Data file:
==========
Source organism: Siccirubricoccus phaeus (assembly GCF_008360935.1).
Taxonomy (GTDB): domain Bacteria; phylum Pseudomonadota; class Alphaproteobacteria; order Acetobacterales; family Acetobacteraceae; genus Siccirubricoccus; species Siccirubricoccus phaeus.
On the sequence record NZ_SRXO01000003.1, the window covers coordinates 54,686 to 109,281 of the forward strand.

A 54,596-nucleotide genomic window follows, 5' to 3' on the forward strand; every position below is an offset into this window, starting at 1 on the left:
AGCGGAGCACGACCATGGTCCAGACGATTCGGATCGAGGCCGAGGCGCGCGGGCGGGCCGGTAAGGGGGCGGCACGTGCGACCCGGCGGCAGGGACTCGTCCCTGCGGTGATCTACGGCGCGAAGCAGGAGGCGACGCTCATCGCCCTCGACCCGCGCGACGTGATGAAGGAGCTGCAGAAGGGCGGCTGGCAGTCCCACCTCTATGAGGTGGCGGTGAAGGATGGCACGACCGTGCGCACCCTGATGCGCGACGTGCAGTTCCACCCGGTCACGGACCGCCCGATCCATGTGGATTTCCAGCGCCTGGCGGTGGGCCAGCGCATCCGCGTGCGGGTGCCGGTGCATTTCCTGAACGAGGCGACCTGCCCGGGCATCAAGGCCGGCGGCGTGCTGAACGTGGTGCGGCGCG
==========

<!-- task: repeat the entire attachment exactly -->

Source organism: Siccirubricoccus phaeus (assembly GCF_008360935.1).
Taxonomy (GTDB): domain Bacteria; phylum Pseudomonadota; class Alphaproteobacteria; order Acetobacterales; family Acetobacteraceae; genus Siccirubricoccus; species Siccirubricoccus phaeus.
On the sequence record NZ_SRXO01000003.1, the window covers coordinates 54,686 to 109,281 of the forward strand.

A 54,596-nucleotide genomic window follows, 5' to 3' on the forward strand; every position below is an offset into this window, starting at 1 on the left:
AGCGGAGCACGACCATGGTCCAGACGATTCGGATCGAGGCCGAGGCGCGCGGGCGGGCCGGTAAGGGGGCGGCACGTGCGACCCGGCGGCAGGGACTCGTCCCTGCGGTGATCTACGGCGCGAAGCAGGAGGCGACGCTCATCGCCCTCGACCCGCGCGACGTGATGAAGGAGCTGCAGAAGGGCGGCTGGCAGTCCCACCTCTATGAGGTGGCGGTGAAGGATGGCACGACCGTGCGCACCCTGATGCGCGACGTGCAGTTCCACCCGGTCACGGACCGCCCGATCCATGTGGATTTCCAGCGCCTGGCGGTGGGCCAGCGCATCCGCGTGCGGGTGCCGGTGCATTTCCTGAACGAGGCGACCTGCCCGGGCATCAAGGCCGGCGGCGTGCTGAACGTGGTGCGGCGCG